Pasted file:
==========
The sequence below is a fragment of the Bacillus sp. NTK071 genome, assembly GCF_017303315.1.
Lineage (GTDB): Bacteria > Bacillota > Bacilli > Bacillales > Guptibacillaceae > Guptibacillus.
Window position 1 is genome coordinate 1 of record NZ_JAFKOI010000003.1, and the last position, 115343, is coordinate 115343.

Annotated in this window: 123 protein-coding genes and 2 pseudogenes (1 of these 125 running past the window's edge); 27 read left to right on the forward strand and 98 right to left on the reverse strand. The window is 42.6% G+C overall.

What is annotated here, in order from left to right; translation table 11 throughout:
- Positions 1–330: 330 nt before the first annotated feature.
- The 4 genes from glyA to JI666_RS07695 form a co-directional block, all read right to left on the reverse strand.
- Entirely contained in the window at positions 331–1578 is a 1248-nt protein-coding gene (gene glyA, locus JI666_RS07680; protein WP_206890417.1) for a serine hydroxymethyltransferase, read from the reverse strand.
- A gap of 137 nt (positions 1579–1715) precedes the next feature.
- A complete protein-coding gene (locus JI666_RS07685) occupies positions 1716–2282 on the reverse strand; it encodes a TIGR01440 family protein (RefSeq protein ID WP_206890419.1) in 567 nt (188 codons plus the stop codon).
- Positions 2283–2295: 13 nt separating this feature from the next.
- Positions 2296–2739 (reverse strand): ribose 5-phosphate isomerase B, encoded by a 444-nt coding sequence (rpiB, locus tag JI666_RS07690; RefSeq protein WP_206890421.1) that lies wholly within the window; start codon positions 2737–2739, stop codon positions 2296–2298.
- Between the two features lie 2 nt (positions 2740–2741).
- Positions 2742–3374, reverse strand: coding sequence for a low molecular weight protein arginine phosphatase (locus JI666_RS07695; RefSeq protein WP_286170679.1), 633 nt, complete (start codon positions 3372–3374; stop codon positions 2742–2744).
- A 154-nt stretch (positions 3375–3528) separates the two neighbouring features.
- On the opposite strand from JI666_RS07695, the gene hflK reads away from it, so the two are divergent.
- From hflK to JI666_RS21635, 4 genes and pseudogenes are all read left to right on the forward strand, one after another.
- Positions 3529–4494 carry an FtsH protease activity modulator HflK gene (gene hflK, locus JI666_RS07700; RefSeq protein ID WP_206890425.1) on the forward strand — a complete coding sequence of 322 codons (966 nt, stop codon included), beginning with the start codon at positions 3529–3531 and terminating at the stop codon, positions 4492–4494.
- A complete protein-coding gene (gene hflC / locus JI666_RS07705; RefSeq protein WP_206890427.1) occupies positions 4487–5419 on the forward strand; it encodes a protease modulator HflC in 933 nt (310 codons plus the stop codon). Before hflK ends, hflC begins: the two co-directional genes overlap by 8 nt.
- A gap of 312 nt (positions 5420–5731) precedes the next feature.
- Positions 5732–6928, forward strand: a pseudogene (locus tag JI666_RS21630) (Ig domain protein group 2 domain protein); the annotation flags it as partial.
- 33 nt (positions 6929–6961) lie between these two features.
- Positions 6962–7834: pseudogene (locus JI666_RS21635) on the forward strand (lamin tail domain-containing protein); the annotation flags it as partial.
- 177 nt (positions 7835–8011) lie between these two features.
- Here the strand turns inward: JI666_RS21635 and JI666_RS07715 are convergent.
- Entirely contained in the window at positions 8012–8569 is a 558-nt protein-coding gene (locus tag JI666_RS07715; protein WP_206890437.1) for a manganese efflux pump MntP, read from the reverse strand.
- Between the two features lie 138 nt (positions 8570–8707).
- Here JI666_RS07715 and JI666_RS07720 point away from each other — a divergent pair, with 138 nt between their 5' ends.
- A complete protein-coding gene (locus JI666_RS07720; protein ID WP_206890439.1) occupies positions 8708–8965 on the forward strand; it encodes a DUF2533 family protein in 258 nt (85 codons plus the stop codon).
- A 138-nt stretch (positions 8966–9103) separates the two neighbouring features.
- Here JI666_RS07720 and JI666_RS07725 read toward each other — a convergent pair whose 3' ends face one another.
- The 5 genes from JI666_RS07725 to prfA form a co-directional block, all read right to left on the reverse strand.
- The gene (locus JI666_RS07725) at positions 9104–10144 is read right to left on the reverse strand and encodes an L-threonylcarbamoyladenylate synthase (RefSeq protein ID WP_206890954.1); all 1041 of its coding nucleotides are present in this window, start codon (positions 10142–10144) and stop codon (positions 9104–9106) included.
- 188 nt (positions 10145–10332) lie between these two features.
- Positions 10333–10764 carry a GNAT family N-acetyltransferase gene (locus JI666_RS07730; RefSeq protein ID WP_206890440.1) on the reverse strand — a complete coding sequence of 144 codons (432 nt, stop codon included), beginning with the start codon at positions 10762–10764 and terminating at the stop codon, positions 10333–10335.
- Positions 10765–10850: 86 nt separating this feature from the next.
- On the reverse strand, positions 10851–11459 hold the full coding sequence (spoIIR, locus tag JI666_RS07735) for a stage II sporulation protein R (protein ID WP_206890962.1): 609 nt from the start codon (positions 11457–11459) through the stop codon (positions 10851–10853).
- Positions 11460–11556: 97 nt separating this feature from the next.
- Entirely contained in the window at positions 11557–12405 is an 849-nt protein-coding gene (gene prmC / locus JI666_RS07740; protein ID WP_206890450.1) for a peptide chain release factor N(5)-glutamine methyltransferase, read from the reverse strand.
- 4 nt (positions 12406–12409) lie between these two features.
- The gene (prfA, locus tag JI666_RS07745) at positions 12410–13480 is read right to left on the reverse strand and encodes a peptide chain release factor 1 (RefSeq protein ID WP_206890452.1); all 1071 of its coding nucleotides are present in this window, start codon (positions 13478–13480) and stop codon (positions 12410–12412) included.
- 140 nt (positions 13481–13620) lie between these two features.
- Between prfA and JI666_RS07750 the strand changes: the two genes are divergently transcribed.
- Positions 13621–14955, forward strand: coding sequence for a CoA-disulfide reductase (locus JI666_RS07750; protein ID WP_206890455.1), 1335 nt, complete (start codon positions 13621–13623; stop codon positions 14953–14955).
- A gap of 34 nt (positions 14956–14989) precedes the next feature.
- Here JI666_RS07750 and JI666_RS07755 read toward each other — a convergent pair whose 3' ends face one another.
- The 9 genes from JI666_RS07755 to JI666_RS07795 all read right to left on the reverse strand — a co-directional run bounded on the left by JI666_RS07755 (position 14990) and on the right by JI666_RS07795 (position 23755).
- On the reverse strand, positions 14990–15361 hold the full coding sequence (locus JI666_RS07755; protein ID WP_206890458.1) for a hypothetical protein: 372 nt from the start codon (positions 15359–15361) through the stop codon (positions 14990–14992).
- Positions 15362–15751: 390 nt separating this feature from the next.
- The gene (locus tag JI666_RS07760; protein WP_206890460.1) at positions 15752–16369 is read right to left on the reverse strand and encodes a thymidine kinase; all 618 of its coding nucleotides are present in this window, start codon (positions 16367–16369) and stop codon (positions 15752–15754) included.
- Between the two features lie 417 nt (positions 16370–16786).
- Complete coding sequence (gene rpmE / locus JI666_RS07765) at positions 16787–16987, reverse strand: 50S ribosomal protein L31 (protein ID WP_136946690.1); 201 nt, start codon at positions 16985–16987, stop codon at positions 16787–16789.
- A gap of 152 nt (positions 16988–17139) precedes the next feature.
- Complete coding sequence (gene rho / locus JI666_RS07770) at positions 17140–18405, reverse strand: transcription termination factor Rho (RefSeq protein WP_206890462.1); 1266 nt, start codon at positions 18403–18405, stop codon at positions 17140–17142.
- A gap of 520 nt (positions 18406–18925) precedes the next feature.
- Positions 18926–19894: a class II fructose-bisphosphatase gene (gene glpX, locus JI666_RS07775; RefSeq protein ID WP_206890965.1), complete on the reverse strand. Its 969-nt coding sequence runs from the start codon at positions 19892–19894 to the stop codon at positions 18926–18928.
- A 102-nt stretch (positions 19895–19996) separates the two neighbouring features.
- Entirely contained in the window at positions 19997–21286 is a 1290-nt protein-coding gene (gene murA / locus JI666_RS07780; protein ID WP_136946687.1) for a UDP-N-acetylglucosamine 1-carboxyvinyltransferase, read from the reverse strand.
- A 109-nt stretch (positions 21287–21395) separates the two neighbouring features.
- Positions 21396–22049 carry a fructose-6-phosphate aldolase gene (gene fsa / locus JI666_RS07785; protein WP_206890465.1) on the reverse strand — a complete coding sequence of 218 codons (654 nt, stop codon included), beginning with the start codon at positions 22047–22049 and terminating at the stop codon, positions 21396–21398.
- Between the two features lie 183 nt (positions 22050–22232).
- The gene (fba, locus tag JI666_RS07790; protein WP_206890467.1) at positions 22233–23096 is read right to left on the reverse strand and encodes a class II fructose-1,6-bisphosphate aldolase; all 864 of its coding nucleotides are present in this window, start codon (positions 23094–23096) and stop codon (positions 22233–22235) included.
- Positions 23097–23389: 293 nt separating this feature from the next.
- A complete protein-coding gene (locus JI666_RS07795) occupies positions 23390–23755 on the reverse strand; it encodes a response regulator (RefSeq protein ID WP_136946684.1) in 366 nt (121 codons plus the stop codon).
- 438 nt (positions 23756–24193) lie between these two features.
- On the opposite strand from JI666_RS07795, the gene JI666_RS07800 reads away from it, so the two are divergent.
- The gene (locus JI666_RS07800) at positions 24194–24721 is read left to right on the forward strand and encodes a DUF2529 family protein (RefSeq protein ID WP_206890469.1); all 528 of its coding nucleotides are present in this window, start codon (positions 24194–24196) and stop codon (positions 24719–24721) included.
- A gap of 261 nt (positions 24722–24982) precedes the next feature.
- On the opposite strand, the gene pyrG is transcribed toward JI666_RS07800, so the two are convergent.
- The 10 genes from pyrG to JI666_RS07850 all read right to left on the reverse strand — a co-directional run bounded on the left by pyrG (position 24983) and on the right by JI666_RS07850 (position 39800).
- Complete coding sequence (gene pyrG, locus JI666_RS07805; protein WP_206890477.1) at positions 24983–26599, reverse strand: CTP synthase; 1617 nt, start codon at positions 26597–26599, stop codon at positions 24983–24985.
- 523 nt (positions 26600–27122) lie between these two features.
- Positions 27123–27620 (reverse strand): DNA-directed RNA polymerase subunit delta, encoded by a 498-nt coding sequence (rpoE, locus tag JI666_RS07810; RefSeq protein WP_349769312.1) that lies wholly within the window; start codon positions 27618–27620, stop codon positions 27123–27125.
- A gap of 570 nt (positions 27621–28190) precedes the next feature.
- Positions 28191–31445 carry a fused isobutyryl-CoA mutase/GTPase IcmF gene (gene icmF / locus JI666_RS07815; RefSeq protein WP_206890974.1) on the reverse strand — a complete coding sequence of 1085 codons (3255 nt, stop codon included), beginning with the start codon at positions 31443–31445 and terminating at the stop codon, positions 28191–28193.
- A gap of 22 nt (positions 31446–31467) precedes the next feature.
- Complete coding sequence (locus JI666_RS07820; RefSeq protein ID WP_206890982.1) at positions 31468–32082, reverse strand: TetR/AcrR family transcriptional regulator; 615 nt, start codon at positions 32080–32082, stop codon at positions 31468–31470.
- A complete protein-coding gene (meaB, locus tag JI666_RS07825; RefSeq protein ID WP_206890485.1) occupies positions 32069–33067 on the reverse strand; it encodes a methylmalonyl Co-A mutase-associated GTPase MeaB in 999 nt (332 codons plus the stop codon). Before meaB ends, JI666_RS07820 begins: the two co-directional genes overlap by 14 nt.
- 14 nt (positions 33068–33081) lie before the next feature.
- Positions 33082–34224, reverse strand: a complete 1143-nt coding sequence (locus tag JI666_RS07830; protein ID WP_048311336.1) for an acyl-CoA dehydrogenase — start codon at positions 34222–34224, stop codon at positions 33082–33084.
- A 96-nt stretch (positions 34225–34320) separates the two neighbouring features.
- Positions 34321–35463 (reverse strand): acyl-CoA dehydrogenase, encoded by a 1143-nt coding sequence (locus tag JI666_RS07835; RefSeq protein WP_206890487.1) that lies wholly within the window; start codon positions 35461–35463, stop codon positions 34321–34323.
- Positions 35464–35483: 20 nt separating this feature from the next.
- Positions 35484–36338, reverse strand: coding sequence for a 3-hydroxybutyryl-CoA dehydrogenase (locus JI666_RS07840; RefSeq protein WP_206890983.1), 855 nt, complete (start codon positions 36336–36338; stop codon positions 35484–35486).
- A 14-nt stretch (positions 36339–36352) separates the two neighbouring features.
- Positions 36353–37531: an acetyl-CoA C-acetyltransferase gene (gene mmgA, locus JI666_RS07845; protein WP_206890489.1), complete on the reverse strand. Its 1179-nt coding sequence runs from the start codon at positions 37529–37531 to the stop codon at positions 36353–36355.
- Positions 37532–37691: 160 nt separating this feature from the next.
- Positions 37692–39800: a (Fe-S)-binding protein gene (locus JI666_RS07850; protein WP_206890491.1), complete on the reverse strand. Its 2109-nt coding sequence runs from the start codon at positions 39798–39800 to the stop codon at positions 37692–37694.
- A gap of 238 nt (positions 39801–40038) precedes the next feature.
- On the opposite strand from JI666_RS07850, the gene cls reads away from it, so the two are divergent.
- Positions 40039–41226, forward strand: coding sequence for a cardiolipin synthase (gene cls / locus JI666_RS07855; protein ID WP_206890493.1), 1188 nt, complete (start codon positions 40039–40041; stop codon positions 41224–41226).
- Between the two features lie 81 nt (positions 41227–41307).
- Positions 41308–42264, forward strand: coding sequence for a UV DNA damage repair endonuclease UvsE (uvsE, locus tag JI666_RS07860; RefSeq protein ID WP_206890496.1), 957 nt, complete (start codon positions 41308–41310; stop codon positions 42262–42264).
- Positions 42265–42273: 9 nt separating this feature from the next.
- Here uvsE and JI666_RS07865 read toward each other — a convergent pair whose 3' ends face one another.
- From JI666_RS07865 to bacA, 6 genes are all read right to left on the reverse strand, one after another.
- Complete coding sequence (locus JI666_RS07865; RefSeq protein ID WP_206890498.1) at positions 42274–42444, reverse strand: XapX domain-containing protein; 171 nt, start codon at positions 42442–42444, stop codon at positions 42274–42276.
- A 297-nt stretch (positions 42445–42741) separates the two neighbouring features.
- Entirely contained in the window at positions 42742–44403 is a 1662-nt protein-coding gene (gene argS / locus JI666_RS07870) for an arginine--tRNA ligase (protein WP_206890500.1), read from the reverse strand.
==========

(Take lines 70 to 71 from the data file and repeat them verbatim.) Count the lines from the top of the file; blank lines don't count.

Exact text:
- The 10 genes from pyrG to JI666_RS07850 all read right to left on the reverse strand — a co-directional run bounded on the left by pyrG (position 24983) and on the right by JI666_RS07850 (position 39800).
- Complete coding sequence (gene pyrG, locus JI666_RS07805; protein WP_206890477.1) at positions 24983–26599, reverse strand: CTP synthase; 1617 nt, start codon at positions 26597–26599, stop codon at positions 24983–24985.